As of when I commissioned her, she seemed very good with communication. Not so good on the speed, but she's one of those very busy types, and she was very good at communicating, so I never felt that she had taken my money and ran or anything. Very approachable, friendly even. She had a system involving a seemingly infinite number of sketches, where she would make a draft and ask for feedback, make changes and ask for feedback on that, and keep going until told that it was absolutely perfect. Then she would do the coloring and finalizing and stuff. I found this to be very generous, as many artists' policies are more along the lines of "I'll show it to you when it's done" or one draft at the very most.
The thing with Ayame is that she apparently loves to draw. No, really. She loves to draw. On one hand, she's quite good at it. On the other, she can't stop, and this led to the biggest drawback to an otherwise perfect experience. She had a tendency to make a lot of unrequested alterations to the picture between any given draft. The first version of the picture had one of the characters' tail and muzzle a little too long. I pointed this out, and she was happy to fix it. However, the character in the next draft also had significantly larger breasts and ears. I didn't ask for those. She apparently just wanted to tweak those while working on everything else. I politely asked if she could revert those changes, and she did--again, to her credit, wonderful communication, friendliness, etc. However, the next version had other things changed. And so it went....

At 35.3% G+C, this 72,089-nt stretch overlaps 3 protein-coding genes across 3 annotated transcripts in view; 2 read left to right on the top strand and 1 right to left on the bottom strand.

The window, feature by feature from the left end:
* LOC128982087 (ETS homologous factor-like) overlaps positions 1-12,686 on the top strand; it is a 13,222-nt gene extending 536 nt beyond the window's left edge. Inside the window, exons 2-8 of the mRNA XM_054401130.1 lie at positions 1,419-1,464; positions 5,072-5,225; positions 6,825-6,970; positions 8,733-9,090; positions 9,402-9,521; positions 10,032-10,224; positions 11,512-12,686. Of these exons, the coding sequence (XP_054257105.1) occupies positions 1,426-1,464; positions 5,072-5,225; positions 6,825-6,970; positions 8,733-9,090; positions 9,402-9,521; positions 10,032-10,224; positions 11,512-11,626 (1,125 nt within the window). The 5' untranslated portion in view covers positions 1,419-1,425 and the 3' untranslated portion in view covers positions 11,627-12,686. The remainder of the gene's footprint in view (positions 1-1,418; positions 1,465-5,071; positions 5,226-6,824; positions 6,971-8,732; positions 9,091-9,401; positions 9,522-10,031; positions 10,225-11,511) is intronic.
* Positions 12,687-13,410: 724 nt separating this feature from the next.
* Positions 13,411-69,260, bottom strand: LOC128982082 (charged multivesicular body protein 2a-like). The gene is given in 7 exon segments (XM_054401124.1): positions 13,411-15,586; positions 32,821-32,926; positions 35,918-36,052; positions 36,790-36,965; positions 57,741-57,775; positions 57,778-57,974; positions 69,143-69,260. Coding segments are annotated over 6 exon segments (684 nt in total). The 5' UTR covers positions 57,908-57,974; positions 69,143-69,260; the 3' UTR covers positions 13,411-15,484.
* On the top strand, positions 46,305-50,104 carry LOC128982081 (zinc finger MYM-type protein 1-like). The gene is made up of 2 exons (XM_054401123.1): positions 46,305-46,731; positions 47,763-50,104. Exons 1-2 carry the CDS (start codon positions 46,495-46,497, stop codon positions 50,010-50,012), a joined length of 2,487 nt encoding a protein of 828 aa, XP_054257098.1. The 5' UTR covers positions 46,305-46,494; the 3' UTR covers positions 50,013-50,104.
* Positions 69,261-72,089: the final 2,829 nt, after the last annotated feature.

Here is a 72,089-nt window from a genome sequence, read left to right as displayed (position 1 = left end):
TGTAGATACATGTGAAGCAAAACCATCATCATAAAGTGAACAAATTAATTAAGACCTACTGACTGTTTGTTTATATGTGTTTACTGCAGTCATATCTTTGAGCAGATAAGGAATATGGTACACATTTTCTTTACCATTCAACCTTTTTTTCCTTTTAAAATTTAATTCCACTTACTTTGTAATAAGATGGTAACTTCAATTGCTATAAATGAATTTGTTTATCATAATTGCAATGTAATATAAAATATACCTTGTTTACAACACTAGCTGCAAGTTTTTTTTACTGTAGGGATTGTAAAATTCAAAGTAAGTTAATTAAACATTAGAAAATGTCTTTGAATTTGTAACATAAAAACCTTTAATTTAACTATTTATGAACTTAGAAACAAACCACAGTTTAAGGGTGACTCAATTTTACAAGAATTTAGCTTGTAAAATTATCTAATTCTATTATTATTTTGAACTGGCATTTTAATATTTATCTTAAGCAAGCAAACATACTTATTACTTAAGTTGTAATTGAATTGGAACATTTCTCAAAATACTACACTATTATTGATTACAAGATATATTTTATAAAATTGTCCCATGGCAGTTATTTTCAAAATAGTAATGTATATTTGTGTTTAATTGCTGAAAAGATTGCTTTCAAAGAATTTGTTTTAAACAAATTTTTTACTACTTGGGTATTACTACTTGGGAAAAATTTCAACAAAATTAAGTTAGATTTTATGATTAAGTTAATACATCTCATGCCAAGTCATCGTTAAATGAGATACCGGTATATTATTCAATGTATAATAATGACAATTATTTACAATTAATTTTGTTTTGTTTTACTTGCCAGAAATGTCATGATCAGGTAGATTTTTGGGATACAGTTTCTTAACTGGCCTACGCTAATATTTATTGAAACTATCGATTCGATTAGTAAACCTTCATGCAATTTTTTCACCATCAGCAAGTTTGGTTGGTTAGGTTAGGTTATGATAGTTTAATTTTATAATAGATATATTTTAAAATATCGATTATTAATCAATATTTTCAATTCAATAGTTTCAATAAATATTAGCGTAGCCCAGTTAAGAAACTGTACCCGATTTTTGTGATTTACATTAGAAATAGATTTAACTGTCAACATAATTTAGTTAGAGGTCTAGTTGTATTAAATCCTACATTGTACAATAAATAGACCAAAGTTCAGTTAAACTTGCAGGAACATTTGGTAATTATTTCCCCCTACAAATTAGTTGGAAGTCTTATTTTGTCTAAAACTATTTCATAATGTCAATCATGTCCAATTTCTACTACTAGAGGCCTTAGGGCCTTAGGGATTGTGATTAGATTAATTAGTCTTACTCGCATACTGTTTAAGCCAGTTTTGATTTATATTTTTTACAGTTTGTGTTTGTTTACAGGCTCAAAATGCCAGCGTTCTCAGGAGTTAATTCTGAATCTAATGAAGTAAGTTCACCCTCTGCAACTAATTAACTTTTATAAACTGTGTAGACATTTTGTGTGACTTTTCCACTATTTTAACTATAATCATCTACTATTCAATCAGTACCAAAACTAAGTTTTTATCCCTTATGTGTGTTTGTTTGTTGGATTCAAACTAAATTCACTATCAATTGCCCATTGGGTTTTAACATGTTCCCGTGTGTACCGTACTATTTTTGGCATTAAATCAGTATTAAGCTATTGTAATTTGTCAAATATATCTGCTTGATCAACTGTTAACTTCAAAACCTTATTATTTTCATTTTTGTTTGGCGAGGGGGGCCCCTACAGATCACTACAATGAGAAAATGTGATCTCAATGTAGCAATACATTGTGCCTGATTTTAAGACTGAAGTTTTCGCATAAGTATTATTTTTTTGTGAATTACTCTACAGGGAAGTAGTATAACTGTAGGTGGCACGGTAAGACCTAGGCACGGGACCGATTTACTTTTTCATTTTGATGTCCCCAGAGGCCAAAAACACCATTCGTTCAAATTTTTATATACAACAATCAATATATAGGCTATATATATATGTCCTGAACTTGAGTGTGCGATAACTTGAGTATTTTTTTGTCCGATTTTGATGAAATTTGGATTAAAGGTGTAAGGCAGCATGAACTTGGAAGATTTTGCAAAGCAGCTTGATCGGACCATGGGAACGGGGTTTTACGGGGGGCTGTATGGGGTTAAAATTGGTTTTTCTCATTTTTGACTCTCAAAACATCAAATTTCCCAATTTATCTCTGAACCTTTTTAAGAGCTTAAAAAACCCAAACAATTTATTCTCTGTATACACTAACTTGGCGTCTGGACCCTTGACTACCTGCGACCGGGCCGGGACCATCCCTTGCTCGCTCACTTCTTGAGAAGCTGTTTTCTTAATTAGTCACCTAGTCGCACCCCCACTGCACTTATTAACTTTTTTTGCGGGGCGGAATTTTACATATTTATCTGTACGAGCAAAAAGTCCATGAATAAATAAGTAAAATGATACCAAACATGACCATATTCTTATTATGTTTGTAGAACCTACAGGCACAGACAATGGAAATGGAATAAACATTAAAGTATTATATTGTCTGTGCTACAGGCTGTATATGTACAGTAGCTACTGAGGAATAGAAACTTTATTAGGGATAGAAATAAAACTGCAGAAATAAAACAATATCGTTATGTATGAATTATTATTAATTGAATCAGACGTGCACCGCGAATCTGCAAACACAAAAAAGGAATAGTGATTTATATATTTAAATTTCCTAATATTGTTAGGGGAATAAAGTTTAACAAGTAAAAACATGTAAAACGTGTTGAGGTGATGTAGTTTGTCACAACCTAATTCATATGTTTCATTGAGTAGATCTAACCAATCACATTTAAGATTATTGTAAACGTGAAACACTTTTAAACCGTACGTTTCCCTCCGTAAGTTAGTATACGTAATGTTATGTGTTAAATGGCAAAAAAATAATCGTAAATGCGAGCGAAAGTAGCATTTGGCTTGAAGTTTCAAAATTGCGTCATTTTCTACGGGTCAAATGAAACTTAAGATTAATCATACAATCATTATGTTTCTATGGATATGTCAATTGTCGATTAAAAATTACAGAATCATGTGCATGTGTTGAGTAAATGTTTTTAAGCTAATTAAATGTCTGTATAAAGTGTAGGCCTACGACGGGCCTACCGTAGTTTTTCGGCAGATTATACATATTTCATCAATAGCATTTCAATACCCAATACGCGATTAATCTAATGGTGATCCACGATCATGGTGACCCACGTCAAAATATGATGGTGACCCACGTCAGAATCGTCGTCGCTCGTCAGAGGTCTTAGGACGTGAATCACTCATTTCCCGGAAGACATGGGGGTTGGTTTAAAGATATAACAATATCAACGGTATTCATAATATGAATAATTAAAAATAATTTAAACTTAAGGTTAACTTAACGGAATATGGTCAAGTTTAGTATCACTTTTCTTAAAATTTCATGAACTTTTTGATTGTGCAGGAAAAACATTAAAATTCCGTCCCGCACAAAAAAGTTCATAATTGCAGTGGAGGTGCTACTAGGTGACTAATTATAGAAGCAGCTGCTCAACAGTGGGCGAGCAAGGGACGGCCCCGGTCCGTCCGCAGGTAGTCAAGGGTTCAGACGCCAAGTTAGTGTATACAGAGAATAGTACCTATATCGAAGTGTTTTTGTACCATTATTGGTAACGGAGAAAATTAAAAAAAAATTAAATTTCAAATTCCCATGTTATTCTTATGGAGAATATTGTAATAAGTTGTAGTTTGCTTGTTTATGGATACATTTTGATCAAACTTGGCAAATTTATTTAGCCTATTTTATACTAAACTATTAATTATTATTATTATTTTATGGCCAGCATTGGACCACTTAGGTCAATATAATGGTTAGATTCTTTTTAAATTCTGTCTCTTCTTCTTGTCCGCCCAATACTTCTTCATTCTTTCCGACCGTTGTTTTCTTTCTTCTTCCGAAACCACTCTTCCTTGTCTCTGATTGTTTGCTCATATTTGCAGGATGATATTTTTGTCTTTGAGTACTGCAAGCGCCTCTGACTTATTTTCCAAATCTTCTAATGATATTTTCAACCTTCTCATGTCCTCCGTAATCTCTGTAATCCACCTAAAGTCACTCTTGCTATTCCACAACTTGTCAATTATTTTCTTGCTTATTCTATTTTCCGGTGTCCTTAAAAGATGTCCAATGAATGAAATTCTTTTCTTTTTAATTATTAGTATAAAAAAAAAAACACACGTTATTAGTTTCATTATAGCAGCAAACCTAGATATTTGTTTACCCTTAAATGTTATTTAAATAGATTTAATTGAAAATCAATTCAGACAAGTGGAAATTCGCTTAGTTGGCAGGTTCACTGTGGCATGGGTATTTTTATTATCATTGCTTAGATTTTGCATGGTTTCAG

Here, of course, is a dilemma. I suddenly had the suspicion I was never going to get a perfect version, because she just could not restrict herself to only changing the things I asked her to. Every draft had something wrong with it, because she'd make something wrong with it in the process of fixing something unrelated (ask for a shorter tail, get a shorter tail and larger breasts.) To complicate the matter, with each passing draft I felt guiltier and guiltier about sending it back. I asked a few times and she continually swore up and down that she didn't mind, but I thought "Oh God, she's going to kill me if I make her do yet another draft" every time I saw an error in the latest version.
Eventually I told her that it was perfect and to go ahead and finish, even though I was less than happy with what I had. This was due to a combination of guilt ("I'd be such a prick to make her do another round of changes") and kind of just wanting her to be done before she changed anything else. She inked and colored and sent it off. Speedy shipping, by the way.
I have very mixed feelings. On one hand, it is amazingly well-drawn, because Ayame is good. On the other, I'm not especially happy with it, because of the flaws I went ahead and kept just for wanting the picture completed. Then again, without even telling me these existed beforehand, my picture did come with three (three!) alternate sketches of the same picture. Apparently it had taken her a few times to settle on one she liked enough to complete, or this was another side-effect of her seriously loving to draw. Either way, she had three versions of the picture before the one she finalized, and just included those in at random. (I like one of them much better than the one that eventually became a real picture, but eh....) I feel I really shouldn't complain just because of the bonus material there.
So now I ask for the opinion of the others here. I mostly want to see if I did the right thing, because I still feel guilty about sending the picture back as many times as I did. I mean, I would only have had to once or twice if she only made the changes I asked for, but...still! Even if I'm paying, I should think I owe artists a little more respect than to come off as picky or anything.
I know that I personally would not commission her again, but that is actually mostly because I got the picture on a sale and I consider her regular going rate to be a little above my price range. As to recommendations...well, all I can do is say what happened and ask, would you go through this with her?
...No, really, would you? I'm curious, because I still don't know what to make of the whole thing myself.